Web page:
Advocate staff photo by HILARY SCHEINUK -- The Louisiana State Capitol and it's grounds, photographed, Sunday, Feb. 1, 2015.

As the four candidates for governor prepare for a debate on public school issues, views vary on what should top the education agenda for the one who wins the race.

How to improve student achievement — Louisiana has long ranked near the bottom nationally — is one of the recurring themes, especially in light of sweeping changes in public schools in recent years.

Public schools will be the key topic during a two-hour forum Tuesday at the annual meeting of the Louisiana School Boards Association in Shreveport.

Three Republicans are supposed to take part: U.S. Sen. David Vitter, of Metairie; Lt. Gov. Jay Dardenne, of Baton Rouge; and Public Service Commissioner Scott Angelle, of Breaux Bridge.

The lone Democrat in the contest, state Rep. John Bel Edwards, of Amite, also is expected, said Scott Richard, executive director of the LSBA.

One topic sure to spark controversy is Common Core.

The first exams that count on the new standards are set for March 16-20 amid controversy about whether students should be able to skip the test without their schools and districts being penalized.

But when a new governor takes office in January 2016, what should top the public schools agenda?

The issue is especially pertinent after Gov. Bobby Jindal’s “swinging for the fences” push since 2008 to toughen teacher tenure laws, overhaul teacher job evaluations, expand vouchers statewide, remake early childhood education and assign letter grades to public schools.

Two officials who follow education issues closely, but who rarely agree, made similar points on where the next governor should start.

“One thing that the governor would need to look at would be a reasonable conversation about Louisiana students and their ability to compete nationwide,” said state Rep. Patricia Smith, D-Baton Rouge, a veteran member of the House Education Committee.

“Right now we are at the bottom of the list in education, and our kids really don’t compete,” Smith said. “I think we need to have a reasonable conversation about how to get that done.”

Brigitte Nieland, who follows education issues for the Louisiana Association of Business and Industry, said figuring out how to raise student achievement should be job one.

“We are still a D-minus; we are still 48th in the nation,” said Nieland, a reference to national reports that regularly rank Louisiana public schools near the bottom in classroom performance.

“When you just look at static performance, we have not moved much, and that has been disappointing,” she said.

Earlier this year, Education Week magazine gave the state a D-minus in its latest rankings on public education.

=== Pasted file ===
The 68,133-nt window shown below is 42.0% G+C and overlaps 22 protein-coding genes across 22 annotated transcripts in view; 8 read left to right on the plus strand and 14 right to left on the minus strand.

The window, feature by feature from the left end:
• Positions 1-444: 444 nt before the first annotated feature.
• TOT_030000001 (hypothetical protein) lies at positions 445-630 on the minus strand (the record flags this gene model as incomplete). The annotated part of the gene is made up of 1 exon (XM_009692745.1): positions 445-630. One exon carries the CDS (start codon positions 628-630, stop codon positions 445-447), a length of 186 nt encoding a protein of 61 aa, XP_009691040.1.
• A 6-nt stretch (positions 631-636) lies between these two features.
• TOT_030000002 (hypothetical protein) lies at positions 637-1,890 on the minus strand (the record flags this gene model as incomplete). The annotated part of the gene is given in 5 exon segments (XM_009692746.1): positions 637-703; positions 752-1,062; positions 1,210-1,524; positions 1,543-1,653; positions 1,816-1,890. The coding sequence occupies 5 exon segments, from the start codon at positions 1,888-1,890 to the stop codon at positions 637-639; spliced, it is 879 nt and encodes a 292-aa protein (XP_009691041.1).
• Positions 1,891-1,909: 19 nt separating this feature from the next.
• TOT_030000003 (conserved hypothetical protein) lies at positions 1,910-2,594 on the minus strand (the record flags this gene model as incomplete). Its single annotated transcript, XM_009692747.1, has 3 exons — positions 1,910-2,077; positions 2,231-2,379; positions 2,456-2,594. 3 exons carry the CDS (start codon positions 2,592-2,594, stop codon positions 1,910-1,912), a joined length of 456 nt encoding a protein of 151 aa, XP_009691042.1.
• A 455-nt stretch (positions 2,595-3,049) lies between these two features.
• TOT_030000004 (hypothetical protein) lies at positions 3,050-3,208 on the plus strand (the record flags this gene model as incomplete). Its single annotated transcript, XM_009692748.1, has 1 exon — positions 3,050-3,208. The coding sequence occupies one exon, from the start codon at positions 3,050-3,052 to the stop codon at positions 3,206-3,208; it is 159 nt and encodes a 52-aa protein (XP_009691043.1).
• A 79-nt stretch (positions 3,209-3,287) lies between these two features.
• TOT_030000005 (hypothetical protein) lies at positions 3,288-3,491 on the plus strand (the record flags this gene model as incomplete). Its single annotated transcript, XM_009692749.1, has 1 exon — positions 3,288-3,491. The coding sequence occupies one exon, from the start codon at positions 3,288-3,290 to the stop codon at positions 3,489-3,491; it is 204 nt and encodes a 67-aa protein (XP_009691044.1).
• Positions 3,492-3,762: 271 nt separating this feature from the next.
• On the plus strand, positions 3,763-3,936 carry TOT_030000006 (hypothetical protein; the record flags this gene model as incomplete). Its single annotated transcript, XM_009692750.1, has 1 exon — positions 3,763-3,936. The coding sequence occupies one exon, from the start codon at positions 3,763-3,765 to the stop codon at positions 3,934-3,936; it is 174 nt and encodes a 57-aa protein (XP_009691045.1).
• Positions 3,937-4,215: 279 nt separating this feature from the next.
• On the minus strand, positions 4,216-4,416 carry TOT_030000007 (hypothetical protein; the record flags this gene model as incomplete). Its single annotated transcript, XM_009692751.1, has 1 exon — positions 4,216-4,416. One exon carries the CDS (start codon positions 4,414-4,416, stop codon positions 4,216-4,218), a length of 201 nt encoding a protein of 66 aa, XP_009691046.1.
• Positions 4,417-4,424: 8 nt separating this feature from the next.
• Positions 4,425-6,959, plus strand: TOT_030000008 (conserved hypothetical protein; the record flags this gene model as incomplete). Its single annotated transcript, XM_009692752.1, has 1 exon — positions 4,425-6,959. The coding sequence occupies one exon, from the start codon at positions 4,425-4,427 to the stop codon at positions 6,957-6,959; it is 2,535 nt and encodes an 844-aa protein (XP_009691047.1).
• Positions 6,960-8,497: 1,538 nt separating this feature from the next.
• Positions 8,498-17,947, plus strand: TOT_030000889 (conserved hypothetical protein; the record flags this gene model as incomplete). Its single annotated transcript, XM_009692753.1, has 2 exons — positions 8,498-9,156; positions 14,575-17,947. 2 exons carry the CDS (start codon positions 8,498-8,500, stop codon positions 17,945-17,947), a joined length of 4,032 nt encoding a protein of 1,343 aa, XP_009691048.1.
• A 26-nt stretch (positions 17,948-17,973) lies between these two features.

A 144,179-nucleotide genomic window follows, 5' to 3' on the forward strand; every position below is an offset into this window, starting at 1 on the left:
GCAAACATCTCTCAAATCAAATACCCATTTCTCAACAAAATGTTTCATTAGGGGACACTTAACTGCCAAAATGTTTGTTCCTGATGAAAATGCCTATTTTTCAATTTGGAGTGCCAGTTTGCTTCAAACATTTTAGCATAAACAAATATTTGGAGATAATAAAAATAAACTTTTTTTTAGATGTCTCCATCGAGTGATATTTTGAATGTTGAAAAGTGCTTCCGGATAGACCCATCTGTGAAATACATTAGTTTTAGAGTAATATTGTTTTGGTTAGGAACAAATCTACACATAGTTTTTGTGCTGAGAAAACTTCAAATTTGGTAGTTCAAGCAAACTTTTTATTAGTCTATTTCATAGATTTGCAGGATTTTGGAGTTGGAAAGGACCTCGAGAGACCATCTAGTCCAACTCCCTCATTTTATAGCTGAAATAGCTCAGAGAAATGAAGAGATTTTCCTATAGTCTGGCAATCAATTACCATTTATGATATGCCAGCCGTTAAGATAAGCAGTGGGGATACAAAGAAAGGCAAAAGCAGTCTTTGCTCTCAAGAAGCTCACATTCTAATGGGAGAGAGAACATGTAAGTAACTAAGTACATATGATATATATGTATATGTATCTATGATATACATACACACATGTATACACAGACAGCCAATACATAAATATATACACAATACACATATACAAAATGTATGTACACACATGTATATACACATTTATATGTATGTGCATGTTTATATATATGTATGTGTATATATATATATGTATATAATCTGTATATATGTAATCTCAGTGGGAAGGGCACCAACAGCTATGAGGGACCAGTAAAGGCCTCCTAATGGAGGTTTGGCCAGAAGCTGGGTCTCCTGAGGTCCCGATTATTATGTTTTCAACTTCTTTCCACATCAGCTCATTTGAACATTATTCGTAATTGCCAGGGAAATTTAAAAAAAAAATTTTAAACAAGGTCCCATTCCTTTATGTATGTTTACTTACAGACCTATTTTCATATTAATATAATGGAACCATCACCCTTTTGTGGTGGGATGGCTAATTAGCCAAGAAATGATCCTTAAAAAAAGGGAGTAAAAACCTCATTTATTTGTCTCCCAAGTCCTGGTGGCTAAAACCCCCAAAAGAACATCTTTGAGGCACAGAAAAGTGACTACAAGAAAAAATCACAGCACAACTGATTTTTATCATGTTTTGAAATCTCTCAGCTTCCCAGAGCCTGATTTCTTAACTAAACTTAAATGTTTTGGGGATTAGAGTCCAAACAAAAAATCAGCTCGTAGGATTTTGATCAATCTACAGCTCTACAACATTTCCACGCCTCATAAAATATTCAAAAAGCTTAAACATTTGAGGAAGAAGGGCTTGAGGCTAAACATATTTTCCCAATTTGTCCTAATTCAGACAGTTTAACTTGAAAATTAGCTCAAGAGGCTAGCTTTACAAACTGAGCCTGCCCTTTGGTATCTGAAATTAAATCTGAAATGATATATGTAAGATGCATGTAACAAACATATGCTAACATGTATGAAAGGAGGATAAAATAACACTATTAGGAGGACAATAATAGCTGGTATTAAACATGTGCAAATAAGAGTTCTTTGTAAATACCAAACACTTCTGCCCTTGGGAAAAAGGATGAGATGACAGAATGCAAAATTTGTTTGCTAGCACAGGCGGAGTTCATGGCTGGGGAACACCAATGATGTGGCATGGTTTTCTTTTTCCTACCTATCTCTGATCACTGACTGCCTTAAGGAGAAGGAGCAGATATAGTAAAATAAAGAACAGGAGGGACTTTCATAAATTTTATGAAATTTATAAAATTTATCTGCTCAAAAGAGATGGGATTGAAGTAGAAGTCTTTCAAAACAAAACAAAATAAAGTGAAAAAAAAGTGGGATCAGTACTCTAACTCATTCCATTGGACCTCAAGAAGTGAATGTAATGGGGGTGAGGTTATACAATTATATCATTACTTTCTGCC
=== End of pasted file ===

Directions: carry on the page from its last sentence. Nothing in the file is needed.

Louisiana ranked 50th in fourth-grade math proficiency, 48th in fourth-grade reading, 49th in eighth-grade math proficiency and 48th in eighth-grade reading.

State Rep. Chris Broadwater, R-Hammond, a veteran of the House Education Committee, said he would advise the next governor to give schools a chance to absorb the changes of recent years and “give our teachers and our students a chance to take a breath.”

“I don’t know that I would put a big item on the agenda,” Broadwater said of education issues.

Rayne Martin, executive director of Stand for Children Louisiana, said that while the state has created a “really rich policy reform environment,” it needs to be aggressive with implementation to spark improvements in classroom scores.

“There is still a body of people who unfortunately do not think all children can learn,” Martin said.

State Sen. Bodi White, R-Central, a member of the Senate Education Committee, said the state’s generations-old poverty problems explain some of the difficulty in boosting student achievement.

“But with that being said, some school districts have proven that you can educate and bring lower-income-level (students) up to higher standards,” White said.

Public school issues have become a flashpoint for heated debates in recent years, with Common Core heading the list in the past 18 months.

Jindal, who first backed the overhaul, now is a national leader in denouncing the new standards.

Hollis Milton, superintendent of the West Feliciana Parish school system, said in an email that candidates for governor need to detail their views on Common Core, whether they want to continue its test methods and what they would replace its standards and exams with, if that is their goal.

Others said the next governor needs to turn down the temperature on public school debates.

“I’ve never seen the actual learning environment as politically charged as it is today,” Cade Brumley, superintendent of the DeSoto Parish School System in northwest Louisiana, said in an email.

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